The Sunday attacks, in which at least 10 people died, undermined the semblance of peace that had returned to the shattered Syrian city since a ceasefire deal in May between rebels and Syrian President Bashar Al-Assad’s forces.
The claim of responsibility was posted on the Al-Nusra Front’s Twitter feed.
“God has given a gift to his warrior servants of the Al-Nusra Front in Homs,” said the statement. “The two (cars) were detonated at the same time to kill the greatest number of thugs,” it added, referring to pro-government gunmen.
Sunday’s explosions struck the city’s Zahra district, which is predominantly inhabited by Alawites and Christians, who have mostly supported Assad in the conflict or remained neutral.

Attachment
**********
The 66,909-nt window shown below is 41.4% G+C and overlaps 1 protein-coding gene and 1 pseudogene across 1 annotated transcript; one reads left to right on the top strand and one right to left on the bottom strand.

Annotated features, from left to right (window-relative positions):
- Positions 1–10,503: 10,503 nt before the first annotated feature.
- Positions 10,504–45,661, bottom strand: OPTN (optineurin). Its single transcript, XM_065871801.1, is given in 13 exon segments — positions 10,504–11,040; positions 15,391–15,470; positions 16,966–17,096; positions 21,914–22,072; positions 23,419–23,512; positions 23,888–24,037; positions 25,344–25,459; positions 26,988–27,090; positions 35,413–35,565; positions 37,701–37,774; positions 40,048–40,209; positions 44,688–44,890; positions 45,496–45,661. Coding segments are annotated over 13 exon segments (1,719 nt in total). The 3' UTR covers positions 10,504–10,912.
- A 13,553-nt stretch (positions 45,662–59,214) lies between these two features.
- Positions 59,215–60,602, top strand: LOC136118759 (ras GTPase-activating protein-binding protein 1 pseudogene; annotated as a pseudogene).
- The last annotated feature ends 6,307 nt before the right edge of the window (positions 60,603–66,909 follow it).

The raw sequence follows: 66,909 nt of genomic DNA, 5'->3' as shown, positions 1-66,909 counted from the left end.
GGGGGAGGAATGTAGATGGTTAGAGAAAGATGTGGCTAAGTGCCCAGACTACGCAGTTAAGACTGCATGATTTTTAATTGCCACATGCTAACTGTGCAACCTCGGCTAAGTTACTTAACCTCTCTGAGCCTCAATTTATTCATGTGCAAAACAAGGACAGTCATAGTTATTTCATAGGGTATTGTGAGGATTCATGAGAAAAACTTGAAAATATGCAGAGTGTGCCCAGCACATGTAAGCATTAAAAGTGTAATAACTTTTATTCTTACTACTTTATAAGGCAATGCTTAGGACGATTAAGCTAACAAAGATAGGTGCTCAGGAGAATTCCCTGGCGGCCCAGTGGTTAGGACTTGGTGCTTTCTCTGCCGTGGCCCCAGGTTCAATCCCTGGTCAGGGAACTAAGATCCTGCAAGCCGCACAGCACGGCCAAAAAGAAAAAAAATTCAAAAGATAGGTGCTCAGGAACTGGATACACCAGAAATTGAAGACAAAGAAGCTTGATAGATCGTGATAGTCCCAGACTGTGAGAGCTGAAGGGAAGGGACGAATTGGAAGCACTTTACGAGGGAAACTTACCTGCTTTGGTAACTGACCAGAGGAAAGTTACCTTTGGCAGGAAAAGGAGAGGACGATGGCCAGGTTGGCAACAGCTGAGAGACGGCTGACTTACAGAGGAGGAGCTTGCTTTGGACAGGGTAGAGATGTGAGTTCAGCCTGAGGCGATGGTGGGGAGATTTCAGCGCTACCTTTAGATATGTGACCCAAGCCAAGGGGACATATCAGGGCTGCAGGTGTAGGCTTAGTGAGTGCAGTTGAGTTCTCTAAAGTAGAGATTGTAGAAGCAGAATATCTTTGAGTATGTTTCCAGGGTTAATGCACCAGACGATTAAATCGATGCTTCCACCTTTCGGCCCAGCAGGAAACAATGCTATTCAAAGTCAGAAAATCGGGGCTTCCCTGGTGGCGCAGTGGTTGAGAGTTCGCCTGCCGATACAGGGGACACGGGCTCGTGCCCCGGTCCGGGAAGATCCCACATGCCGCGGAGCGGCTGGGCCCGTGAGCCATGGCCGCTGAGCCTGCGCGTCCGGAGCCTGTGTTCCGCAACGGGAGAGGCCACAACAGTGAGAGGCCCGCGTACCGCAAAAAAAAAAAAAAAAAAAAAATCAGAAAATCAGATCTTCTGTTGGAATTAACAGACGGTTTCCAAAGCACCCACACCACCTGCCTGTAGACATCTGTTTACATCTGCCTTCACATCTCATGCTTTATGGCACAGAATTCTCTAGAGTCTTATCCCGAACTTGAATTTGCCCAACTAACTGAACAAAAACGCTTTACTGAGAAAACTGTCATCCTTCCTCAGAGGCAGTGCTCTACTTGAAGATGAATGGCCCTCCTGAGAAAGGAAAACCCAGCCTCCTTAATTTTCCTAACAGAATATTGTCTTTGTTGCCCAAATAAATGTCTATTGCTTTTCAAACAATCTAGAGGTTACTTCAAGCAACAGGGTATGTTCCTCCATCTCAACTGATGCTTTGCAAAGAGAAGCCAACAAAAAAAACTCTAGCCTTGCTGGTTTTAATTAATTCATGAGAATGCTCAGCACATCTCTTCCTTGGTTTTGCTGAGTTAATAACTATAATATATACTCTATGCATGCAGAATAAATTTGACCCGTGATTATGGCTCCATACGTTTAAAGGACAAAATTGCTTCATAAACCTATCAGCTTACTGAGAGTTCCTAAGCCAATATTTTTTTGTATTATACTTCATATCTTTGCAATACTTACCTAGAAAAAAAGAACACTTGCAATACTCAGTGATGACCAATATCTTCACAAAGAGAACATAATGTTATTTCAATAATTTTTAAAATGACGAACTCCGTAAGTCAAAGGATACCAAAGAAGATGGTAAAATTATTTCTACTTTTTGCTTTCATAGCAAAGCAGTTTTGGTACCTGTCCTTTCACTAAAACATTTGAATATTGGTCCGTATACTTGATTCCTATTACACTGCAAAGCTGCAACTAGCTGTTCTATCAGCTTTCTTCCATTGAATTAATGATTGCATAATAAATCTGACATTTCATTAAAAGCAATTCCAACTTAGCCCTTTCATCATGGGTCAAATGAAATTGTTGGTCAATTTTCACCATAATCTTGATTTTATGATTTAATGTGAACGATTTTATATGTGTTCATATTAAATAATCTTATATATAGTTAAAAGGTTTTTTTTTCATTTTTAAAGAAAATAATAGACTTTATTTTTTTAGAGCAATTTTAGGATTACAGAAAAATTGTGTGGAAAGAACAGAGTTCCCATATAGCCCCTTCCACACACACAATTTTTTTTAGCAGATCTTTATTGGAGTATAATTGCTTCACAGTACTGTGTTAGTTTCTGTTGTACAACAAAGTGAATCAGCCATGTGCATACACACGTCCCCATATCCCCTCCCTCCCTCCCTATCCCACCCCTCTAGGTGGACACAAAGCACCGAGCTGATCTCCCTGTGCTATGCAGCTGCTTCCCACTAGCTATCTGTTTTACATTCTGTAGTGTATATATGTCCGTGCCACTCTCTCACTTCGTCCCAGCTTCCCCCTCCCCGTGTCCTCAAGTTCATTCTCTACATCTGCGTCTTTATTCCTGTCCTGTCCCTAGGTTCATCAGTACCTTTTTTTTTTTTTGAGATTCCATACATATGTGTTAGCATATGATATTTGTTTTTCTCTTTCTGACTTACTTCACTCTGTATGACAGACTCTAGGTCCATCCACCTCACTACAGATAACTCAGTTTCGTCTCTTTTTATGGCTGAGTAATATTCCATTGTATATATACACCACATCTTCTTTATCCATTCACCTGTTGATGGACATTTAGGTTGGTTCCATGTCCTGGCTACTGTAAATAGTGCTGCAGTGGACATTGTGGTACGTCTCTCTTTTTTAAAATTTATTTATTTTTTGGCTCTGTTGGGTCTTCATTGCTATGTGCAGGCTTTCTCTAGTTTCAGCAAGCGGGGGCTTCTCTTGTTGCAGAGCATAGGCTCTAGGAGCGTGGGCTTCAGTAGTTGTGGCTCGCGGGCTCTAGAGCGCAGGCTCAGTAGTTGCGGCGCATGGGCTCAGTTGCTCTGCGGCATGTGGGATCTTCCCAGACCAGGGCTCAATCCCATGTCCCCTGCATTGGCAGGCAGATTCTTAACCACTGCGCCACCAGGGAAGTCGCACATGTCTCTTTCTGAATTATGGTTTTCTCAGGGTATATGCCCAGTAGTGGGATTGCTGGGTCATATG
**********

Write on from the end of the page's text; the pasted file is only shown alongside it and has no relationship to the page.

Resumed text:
Now in its fourth year, Syria’s conflict has killed at least 160,000 people, according to activists.
The bombings in Zahra suggest that even as rebels steadily lose ground across Syria to pro-government forces, groups such as the Al-Qaeda-linked Al-Nusra Front can still turn to large-scale bombings and attacks to pressure Assad.
The latest attacks could also threaten an agreement that is being negotiated between the government side and the rebels in the Al-Waar neighborhood, across the Orontes River from Homs.
“The explosions . . . may affect this agreement negatively,” said Thaer Khalidiya, an activist from Homs.
Another Homs-based activist, Beibars Tilawi, said the rebels from Al-Waar seem willing to leave the area, fearing for the fate of its tens of thousands of residents if the government blockade continues.